Not that long ago, the most common mistake people made on LinkedIn was not sending a personalised invitation.
“I’d like to join your professional network on LinkedIn.”
Do you remember?
By now, the pro forma message has mostly been done away with. Most LinkedIn invitations don’t contain any message at all. On the odd occasion you do receive a personalised invite, there’s a good chance it will be meaningless, irrelevant.
Sometimes the reasons given to connect are utter nonsense.
Here’s the thing: on LinkedIn, as in life, it’s not easy to make meaningful connections.
On LinkedIn, if you want to connect with people who have the potential to advance your career or your business (what other reason is there?), you have to think and act strategically.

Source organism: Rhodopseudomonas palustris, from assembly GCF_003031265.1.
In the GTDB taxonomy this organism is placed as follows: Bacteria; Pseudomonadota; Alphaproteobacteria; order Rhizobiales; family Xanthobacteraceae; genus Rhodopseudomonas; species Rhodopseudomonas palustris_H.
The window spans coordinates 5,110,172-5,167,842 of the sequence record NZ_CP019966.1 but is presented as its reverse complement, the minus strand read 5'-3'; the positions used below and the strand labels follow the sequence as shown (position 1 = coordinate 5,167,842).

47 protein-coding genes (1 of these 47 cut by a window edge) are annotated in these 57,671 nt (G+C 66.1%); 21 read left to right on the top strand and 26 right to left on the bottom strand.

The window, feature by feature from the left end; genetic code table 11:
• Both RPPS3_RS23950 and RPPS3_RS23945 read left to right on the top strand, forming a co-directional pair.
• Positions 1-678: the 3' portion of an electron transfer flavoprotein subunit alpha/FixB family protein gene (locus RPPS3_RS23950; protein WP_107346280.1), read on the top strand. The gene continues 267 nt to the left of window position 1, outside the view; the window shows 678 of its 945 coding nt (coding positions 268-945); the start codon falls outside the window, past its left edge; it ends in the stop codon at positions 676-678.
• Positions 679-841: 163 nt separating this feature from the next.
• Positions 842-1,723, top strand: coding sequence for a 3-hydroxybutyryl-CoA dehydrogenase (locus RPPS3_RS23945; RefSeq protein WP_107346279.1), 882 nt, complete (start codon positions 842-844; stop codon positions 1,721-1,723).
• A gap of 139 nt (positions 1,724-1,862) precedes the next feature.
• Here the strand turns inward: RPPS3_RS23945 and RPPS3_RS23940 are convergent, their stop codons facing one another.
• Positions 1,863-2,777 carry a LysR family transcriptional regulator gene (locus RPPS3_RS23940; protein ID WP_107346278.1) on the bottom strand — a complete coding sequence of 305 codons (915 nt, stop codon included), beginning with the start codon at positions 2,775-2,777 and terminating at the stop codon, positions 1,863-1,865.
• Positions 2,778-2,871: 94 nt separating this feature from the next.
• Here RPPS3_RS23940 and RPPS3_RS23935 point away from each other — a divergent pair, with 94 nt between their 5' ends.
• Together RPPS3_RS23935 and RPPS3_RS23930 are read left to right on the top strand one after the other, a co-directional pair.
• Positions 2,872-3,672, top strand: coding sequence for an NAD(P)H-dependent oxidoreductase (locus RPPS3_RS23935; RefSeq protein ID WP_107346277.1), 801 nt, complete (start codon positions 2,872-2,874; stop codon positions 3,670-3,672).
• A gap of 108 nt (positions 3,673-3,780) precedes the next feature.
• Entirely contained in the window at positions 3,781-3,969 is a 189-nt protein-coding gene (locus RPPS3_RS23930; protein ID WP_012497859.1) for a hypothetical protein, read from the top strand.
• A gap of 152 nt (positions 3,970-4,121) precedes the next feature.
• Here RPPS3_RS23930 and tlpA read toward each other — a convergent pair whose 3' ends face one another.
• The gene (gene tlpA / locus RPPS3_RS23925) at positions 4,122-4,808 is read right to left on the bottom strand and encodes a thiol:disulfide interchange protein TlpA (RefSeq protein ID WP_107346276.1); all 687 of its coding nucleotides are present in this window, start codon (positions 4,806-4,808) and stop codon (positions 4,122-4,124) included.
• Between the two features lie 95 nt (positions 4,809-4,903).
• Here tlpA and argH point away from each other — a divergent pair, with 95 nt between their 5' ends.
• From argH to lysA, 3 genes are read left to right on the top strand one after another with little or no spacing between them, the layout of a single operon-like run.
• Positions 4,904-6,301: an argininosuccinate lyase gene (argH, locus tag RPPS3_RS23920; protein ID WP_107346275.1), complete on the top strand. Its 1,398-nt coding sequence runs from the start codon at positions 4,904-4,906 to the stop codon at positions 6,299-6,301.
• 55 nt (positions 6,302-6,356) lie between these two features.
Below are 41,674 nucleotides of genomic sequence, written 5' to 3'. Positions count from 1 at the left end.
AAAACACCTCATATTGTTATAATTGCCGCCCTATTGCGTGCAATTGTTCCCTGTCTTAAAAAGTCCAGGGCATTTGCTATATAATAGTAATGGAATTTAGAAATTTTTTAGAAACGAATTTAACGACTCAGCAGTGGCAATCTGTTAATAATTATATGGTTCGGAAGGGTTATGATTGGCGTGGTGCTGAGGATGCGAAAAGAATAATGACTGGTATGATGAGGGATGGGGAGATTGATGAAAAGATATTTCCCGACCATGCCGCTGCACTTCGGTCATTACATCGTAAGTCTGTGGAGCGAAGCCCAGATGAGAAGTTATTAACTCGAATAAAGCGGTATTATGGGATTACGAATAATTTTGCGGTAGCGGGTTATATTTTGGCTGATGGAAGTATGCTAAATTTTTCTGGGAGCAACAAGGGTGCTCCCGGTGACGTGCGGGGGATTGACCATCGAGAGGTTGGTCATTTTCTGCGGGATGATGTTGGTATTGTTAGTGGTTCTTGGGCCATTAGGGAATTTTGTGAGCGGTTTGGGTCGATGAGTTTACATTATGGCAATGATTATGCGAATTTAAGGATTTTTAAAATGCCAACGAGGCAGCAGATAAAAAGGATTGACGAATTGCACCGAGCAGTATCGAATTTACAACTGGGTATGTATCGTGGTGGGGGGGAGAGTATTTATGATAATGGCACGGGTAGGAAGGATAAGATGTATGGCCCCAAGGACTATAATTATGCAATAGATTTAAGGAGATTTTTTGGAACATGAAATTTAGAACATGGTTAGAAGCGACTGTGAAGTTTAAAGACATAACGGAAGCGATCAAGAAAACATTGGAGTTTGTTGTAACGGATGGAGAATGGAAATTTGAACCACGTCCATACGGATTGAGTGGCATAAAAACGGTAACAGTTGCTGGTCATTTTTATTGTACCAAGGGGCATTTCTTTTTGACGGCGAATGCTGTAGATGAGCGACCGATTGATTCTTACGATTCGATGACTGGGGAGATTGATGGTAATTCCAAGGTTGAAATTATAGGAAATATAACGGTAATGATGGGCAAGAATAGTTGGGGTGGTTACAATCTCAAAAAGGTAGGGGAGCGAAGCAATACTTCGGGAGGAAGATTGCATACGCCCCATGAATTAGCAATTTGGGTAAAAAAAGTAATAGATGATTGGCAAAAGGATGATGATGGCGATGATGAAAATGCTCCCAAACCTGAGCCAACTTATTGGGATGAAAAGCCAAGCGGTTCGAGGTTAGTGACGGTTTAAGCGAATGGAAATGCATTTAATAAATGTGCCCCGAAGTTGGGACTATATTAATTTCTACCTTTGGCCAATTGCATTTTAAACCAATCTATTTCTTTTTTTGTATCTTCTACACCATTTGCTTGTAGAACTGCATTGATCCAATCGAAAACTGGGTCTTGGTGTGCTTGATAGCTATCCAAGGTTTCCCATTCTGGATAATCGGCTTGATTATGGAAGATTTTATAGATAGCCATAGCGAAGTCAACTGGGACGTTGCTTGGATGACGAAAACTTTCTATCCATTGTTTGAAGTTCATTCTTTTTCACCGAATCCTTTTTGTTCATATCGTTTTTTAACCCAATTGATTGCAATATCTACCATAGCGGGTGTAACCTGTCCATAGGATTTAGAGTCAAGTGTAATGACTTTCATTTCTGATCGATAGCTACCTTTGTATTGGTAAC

Do more than click to connect
What does it mean to think and act strategically on LinkedIn?
It means before you next click ‘connect’, you should pause to consider if or how what you’re doing supports your LinkedIn strategy. If it doesn’t, press ‘cancel’ instead.
It means before extending another ‘personalised’ LinkedIn invitation, you should pause to consider whether you’re giving your invitee a reason to want to connect with you.
“I see we have a few people in common” is not a compelling reason to connect.
Neither is your desire to sell something.
The reality is, even if you craft the ultimate LinkedIn invitation, and are an ideal professional pairing for the person with whom you’re trying to connect, there’s a decent chance your invitation will be ignored – a huge chunk of LinkedIn’s members are inactive or disengaged. To understand what I mean, go to your sent messages and count the number of ‘pending’ invitations.
Take (more) care with with your LinkedIn invitations and you’ll at least increase your chances of making meaningful connections.
Of course, if you’re a collector – that is, someone who measures their worth by the number of contacts, rather than the quality of their relationships – you should disregard this advice.